Panic: At the Word-Processor

A few weeks ago, I was whining at Lance about how much I envied him pursuing his dream and real talent of creative writing (He is at the {undergrad} Iowa Writer’s Workshop. Seriously,) his having time all alone to think and write (while I was drowning in messy, whiny, basic-needs-of-first-world-children chaos), his taking the chance to do what he really loved (rather than what would get him a job – which is what I [erroneously] chose when I had the same opportunity…), basically just having a pity party about how wonderful those hopes seem when contrasted to the life of a 30-something housewife with no real skills or future. He countered by offering to send me to a writer’s workshop (something I have been hoping and looking for) that started in Decorah in literally sixteen hours from the moment I found out about it. I have no idea how he found that with such good timing. I’d been looking for one for 8 or 9 months.

[Granted, I had been thinking “workshop” like Pentecostals/Charismatics think “Retreat”: take a three-day, two-night weekend at a ‘place’ to listen to a couple of subject-related speakers, relax, and let your mind work while you do a couple of fun but relaxing things (or not) and hang out in your cabin/room/wherever, with scheduled times to do some relevant activities and talk about certain writing topics, then share at the end….]

Obviously, I have no idea what a writing workshop is, really. I panicked a little bit, but the next morning when he asked me if I was still serious, I said “Yes.” He signed me up as a Christmas gift…

And I did it. I drove from the new house to Decorah through the aftermath of the worst storm of the winter (so far – fingers crossed, I know) and showed up late and with trepidation, but showed up nevertheless.

The instructor, Amy Weldon, has captured my heart. She is enthusiastic, eloquent, intelligent, and clearly loves her art. I’m fairly certain that I could listen to her ramble about almost any subject and be entertained. None of the books that she has recommended have actually arrived from Amazon yet, but if her recommendations and quotes are any indication, they’re worth the wait.

Our first “assignment” on the first day of the class, I took for an assignment, and did as I would have for a college class, with the associated agonizing, formatting I knew, last-minute informal peer critique, and ultimate hopes for praise. (And to be honest – expectations of praise – because teachers have mostly told me that I’m an excellent writer, over the years. Except for the nursing teachers, who thought I was too editorial… Though that was a long-while ago.)

At the end of the second class, when it hadn’t been mentioned again, I asked about the “assignment”… And discovered to my embarrassment that it hadn’t been an assignment so much as a suggestion for practice. I said “If you would, please,” when the instructor asked if I’d like her to read it anyway, just to see how she would comment about my sort of sub-par effort. (Remember the last-minute-frenzy business…)

The third week, I got my assignment thrown back at me (teasingly, not chidingly) with a little bit of admonishment that the assignments were suggestions… This  after a two-hour class about plot structure and story line that highlighted to me that the piece I had handed in may have been somewhat decent for my mom to read, and probably loosely fit the criteria of the original assignment, but was in no way a ‘story’.  It was a serious ego bust, but helpful in recognizing that: this is no longer community college, where managing to put a coherent sentence together is praised, nor science-focused college: where following rote is expected and editorializing is discouraged. This is a condensed and/or watered-down class for grown-ups who are doing it for fun, by a serious and seriously talented teacher who either loves her art so much that she can’t contain it, or really, really needs the extra $15 per student that it might garner after the host fees.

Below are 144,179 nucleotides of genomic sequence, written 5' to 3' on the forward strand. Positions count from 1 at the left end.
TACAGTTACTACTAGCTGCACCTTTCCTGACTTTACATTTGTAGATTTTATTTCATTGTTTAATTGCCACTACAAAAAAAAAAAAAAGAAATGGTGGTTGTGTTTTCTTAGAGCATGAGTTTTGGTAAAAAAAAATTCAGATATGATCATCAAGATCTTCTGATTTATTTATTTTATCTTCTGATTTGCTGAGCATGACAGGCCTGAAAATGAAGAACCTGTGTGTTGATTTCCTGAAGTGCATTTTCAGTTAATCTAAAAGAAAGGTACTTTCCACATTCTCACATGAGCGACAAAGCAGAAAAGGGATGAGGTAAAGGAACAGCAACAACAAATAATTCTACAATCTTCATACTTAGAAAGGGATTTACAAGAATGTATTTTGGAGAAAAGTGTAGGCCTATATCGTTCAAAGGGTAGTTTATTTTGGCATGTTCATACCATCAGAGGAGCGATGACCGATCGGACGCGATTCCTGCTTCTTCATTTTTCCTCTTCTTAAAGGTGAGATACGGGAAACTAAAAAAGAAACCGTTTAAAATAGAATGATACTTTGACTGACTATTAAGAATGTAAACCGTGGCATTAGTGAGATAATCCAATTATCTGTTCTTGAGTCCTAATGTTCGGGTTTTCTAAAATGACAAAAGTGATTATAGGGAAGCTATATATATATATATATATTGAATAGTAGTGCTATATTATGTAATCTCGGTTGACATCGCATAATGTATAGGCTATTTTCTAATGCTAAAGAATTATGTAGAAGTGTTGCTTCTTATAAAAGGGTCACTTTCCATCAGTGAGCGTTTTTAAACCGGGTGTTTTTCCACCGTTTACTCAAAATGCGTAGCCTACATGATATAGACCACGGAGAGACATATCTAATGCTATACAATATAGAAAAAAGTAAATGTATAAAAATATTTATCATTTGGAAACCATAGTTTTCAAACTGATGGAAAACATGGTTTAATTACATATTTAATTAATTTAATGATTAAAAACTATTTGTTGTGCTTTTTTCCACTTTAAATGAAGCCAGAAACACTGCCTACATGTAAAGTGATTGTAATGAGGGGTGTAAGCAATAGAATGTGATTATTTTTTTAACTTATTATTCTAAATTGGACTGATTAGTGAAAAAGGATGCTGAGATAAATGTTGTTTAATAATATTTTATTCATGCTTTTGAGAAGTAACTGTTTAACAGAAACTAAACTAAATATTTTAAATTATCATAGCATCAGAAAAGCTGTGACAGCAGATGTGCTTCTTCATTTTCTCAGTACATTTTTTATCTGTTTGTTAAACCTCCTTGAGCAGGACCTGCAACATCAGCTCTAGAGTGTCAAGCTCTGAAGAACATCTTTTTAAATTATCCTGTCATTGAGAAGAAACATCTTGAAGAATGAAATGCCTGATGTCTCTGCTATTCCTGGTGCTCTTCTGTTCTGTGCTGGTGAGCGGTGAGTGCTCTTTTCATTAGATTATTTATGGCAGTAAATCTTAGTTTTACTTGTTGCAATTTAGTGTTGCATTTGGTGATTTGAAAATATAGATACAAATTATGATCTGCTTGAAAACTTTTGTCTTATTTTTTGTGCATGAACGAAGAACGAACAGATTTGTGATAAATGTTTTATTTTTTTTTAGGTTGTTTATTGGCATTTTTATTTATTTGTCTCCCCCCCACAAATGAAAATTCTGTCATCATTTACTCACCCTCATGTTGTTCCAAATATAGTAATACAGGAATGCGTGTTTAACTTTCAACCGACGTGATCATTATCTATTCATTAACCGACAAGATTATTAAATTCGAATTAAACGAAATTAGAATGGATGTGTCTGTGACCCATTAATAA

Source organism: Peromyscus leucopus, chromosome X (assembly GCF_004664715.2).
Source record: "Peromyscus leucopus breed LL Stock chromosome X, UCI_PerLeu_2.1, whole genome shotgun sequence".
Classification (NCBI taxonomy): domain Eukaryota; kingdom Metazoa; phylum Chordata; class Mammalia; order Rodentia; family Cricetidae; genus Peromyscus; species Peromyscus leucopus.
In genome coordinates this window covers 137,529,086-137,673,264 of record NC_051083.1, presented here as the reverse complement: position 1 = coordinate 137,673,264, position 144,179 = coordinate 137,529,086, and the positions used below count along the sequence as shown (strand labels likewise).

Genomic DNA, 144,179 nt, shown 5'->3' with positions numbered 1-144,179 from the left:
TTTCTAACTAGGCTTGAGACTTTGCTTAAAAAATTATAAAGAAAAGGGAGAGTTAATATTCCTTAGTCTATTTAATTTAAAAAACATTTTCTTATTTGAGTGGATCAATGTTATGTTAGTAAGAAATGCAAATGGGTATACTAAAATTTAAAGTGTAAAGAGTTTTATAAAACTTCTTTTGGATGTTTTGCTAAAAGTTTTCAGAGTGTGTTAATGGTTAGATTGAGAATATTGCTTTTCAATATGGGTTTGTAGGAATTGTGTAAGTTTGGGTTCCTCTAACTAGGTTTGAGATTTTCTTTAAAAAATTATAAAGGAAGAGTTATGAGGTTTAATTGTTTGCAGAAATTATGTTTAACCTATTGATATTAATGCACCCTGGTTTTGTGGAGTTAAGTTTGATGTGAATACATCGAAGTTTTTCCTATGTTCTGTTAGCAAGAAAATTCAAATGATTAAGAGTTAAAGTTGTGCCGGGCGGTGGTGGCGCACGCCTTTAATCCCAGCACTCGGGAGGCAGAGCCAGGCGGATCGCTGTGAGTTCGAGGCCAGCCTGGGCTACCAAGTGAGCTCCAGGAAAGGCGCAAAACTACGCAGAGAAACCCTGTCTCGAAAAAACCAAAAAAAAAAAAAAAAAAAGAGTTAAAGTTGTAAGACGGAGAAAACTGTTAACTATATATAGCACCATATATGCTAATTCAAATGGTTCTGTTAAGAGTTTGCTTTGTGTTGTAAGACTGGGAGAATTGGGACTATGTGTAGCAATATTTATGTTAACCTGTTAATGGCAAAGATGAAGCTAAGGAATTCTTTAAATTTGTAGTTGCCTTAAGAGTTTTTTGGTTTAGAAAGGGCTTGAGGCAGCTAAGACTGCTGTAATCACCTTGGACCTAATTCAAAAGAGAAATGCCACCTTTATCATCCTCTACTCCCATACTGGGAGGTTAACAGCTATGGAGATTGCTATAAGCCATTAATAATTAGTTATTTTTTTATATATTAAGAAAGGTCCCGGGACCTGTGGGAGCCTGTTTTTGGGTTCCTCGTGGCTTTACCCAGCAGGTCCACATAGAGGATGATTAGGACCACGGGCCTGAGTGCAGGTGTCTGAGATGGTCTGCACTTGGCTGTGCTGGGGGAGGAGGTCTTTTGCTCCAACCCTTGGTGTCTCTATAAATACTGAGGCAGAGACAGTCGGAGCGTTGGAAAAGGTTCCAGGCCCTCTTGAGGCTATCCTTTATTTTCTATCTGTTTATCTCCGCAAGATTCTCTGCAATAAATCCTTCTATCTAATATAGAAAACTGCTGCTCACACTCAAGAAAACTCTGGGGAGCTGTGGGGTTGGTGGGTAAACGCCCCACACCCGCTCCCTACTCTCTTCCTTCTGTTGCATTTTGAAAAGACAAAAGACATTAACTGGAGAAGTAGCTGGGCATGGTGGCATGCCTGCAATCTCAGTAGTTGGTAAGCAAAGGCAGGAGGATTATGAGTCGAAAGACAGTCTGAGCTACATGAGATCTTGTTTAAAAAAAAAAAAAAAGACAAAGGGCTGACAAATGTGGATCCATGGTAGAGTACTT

Whatever the underlying reason, I was (and am) awed and intimidated.

Tonight, my babysitting schedule fell in on itself through my own lack of foresight, so I couldn’t attend. I’m disappointed in myself, but not really surprised… It happens. Mostly just panicking, because the assignment was sent out this evening via e-mail for next week: “In workshop next week, everyone will bring 2 to 3 clean typed copies of a piece with a beginning, middle, and end, formatted for maximum ease of reading in 12-point, Times New Roman font, double-spaced with 1-inch margins. Bring at least 2 clean copies to trade with classmates and one for me IF you would like me to read and offer feedback during class.” How could I possibly turn down the chance for feedback from someone who knows what she’s talking about? And at the same time, how could I turn in anything less than the best thing I’ve ever written?

Augh! The conflict here is clear! The “writer” has no story –  the class desires story. The teacher expects story. The writer desperately wants to please herself, the teacher she admires, the class she doesn’t want to look foolish in front of, the friend who inspired the conflict, and the one to two readers who look at her blog. What will she do?!

Seriously… What will she do? I mean, what will I do? I’m pretty good at talking about what happened to and around me in a given day, and imagining things that might happen in other people’s story-lines… A story with a beginning, middle, and end that is all my own ideas? What is that? Even if I decide to be lazy (I mean autobiographical), nothing I’ve ever done has had a clear beginning, middle and end, or would be interesting enough to read as a “short story”.

Urgh. Crisis!

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